The Alice Ferguson Foundation connects people to the natural world, sustainable agricultural practices, and the cultural heritage of their local watershed through education, stewardship, and advocacy.  Learn more at fergusonfoundation.org.

Bridging The Watershed: Teacher Workshop

08/11/2020 - 08/13/2020
9:30 am - 4:00 pm Bridging The Watershed: Teacher Workshop

4 Quotes for Environmental Educators to Live By

July 25th, 2018

By: Christina Morgal, Communications Intern

Did you know that every year we help local teachers bring the wonder of the outdoors into their classrooms? Our summer workshops bring teachers out to their local parks to prepare for and experience the Bridging The Watershed activities their students will do in the upcoming school year. After taking this summer training, teachers are confident and ready to dive into the hands-on science learning activities with their classes, both inside and outside the classroom.

Recently, I shadowed a group of teachers from Charles County Public Schools as they explored renewable energy, litter prevention, and sustainability activities with our Bridging The Watershed educators.

 

As we learned about pollution in local waterways, I overheard these four awesome quotes:

 “Small changes lead to bigger changes.”

Sustainability will not be achieved in a day. But, if everyone makes one change in their own lives, then we would all make a big stride to save our waterways!

Program educators highlighted the ways we help each class do an action plan or project they can implement in their own lives or schools based on what they learn during their experience with us. These actions often include small changes students can make in their daily lives, such as getting a recycling bin for their home or asking their parents to use reusable shopping bags. An action plan can also include writing a letter to their principal about how they could be a “greener” school.

Small changes like these definitely add up.

“You’re not the one that caused it, but you can be the one to change it.”

The environment is not picky about who helps protect it! Although you may not have been the person to throw trash in the river, you can choose to join the fight against pollution and take action by volunteering for cleanups, educating others about sustainability, or implementing changes in your workplace, school, or home.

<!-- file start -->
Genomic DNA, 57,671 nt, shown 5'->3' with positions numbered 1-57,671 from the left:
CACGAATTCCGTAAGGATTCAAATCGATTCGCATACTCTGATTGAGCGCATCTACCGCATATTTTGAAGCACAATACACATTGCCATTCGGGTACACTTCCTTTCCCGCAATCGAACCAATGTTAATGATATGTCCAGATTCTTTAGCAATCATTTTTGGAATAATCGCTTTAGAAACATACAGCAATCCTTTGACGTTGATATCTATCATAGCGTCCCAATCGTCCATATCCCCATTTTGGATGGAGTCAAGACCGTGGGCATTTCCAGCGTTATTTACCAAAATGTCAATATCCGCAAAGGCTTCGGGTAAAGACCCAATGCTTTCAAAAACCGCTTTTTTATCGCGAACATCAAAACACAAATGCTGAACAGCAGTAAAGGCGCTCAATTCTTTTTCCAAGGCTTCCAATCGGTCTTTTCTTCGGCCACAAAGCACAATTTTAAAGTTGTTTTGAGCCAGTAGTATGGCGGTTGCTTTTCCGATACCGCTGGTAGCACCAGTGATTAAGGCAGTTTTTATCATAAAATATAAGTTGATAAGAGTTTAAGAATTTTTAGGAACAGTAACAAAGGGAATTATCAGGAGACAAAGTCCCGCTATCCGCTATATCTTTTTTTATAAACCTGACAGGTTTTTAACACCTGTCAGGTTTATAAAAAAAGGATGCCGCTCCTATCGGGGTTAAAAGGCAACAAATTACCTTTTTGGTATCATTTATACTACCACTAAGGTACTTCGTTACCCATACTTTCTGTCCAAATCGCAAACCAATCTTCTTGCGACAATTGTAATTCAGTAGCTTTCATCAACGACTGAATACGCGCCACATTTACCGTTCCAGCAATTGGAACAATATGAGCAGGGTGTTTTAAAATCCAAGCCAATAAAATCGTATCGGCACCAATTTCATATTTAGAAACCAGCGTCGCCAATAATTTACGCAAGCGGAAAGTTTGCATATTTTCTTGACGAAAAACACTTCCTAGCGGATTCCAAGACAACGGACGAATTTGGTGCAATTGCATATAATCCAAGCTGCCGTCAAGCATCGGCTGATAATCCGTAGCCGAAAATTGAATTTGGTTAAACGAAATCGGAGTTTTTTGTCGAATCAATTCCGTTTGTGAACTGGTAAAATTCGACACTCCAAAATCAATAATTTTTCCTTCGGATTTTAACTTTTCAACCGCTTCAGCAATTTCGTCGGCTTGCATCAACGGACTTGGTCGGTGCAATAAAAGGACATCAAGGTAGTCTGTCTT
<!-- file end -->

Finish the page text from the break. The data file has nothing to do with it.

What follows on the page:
“We don’t see what we don’t look for.”

Have you ever looked at a plastic straw and thought about it might end up once you throw it away? Turns out, plastic straws can’t be recycled or composted, so they often end up in landfills, waterways, and communities…and are one of the top ten items found during cleanups!

During the day’s pollution cleanup activity, we collected more than thirteen bags of trash from the Potomac River shoreline in just 45 minutes, which included more than 250 plastic straws. Once you see how these everyday items end up as litter, it’s hard to walk anywhere without spotting that discarded plastic straw, bottle cap, food container, or empty bottle.

 

“Buy green and reduce, reuse, and recycle.”

This old adage still rings true! The three R’s mantra continues to be one of the easiest sustainability practices to implement, with three small changes that anyone can make in their daily lives:

  • Reduce the amount of waste that we produce
  • Reuse items in creative ways
  • Recycle items that can be harmful to our environment

After spending just one day with this great group of teachers, I know that the lessons they’ve learned today will go back with them to the classroom and help inspire the next generation of environmental champions. Here’s to these four overheard and unassuming ideas can help change the world for the better.

Celebrating the Year of the Anacostia

January 17th, 2018
By Laura Cattell Noll, Program Manager, Trash Free Initiative

 

In the 60 years since our founding, we have seen firsthand the importance of the Anacostia River and, in particular, the educational, cultural, recreational and economic resources the waterfront offers to District residents. Earlier this month, the DC Mayor declared 2018 as the Year of the Anacostia to pay tribute to this incredible local resource.

Here are just a few reasons we’re so excited to celebrate the Year of the Anacostia: